Viral Video Shows Culturally Appropriative Halloween Costumes for Sale at Major Retailer

With Halloween less than two weeks away, people around the country are in the midst of picking the perfect costume. National retailers like Target and Walmart have filled their aisles with decorations and costumes depicting some of pop culture's biggest stars. And a tradition almost as expected as jack-o-lanterns and bags of candy is vacant stores around the country turning into seasonal retailers that sell only Halloween costumes and decor.

The largest Halloween retailer is Spirit Halloween which has over 1,000 locations across the U.S. and Canada that open just for the period leading up to October 31.

While Halloween has its origins as a pagan ritual, it has now turned into a celebration filled with costumes and candy.

Though each year, the conversation resurfaces surrounding what costumes are appropriate and which are offensive to various cultures and ethnicities.

In 2016, Spirit Halloween received backlash for selling costumes depicting Native American stereotypes as well as costumes named "Geisha" and "Voodoo Queen," Buzzfeed reported at the time.

This week, TikTok user @courtwashere, posted a video in her local Spirit Halloween store showing various culturally appropriative costumes. Included in the video were wigs called "reggae dreads," "brown afro" and "afro mullet." Aside from the wigs, she also showed a section called "Dark Magic" and a section with what appeared to be modeled off of "Ancient Egypt."

"Wait is ancient Egyptian costume cultural appropriation? I've never thought about it," one commenter responded.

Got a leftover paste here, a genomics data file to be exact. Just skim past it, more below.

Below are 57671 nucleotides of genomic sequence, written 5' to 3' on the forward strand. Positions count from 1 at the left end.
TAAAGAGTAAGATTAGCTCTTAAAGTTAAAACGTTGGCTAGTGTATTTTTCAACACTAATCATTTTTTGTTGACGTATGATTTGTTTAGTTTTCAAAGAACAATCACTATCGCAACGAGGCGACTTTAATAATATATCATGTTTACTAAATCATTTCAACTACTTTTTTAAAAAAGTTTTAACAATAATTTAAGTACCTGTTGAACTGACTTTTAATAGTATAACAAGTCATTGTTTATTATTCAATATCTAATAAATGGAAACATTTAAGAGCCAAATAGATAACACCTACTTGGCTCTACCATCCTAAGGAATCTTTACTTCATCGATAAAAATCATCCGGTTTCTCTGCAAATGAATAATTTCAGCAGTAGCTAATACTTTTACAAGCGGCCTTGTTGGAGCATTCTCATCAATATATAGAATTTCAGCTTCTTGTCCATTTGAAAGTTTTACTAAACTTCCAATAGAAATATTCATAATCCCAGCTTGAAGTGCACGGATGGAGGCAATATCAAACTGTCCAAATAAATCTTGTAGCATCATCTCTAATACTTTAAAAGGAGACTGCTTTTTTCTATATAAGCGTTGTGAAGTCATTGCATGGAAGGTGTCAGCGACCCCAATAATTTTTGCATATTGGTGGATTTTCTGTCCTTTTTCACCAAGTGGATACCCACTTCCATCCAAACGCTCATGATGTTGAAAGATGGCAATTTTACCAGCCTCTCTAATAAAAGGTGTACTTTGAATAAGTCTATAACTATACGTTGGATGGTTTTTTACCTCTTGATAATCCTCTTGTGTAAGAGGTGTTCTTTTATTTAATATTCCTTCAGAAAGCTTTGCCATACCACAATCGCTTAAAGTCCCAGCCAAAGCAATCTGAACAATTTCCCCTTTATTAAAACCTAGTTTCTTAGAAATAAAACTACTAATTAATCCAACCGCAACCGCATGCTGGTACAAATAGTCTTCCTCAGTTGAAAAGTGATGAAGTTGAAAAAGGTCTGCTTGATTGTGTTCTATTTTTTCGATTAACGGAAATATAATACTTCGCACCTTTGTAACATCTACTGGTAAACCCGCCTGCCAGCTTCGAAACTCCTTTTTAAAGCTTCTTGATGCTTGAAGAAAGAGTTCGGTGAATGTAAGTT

User @courtwashere said "idk if it's CA [cultural appropriation] but i def think it's rude? Even if it's clothes ppl don't wear anymore it still is dressing up as cultural history."

Based on the comments it appears as though every store's stock can be different. TikToker @courtwashere said her store used to be "good" but they had restocked, which is when she saw the things shot in her video.

Someone else asked, "how is dark magic cultural."

"African religious practices - it's actually one of the worst ones - image it as making fun of islamic of christian practices," said one commenter.

Spirit Halloween
The TikToker found multiple instances of cultural appropriation in her local Spirit Halloween store this week. Spirit Halloween opens over 1,000 stores each fall across the U.S. and Canada. Smith Collection/Gado/Getty Images

To the pushback she received in the comments, @courtwashere wrote, "we can have a discussion in the comments - but know the things i filmed are things IK [I know] r ca [cultural appropriation] or stuff i've been told is ca."

Celebrities have also been criticized in previous years for dressing up in appropriative and offensive costumes.

In 2013, actress and dancer Julianne Hough publicly apologized after dressing up as "Crazy Eyes" from Orange is the New Black after using makeup to make her face appear darker, Newsweek reported at the time.

In 2016, Insider reported, Hillary Duff and her then-boyfriend Jason Walsh were photographed at a Halloween party dressed as a Native American and pilgrim stereotype.

Newsweek reached out to @courtwashere and Spirit Halloween for comment.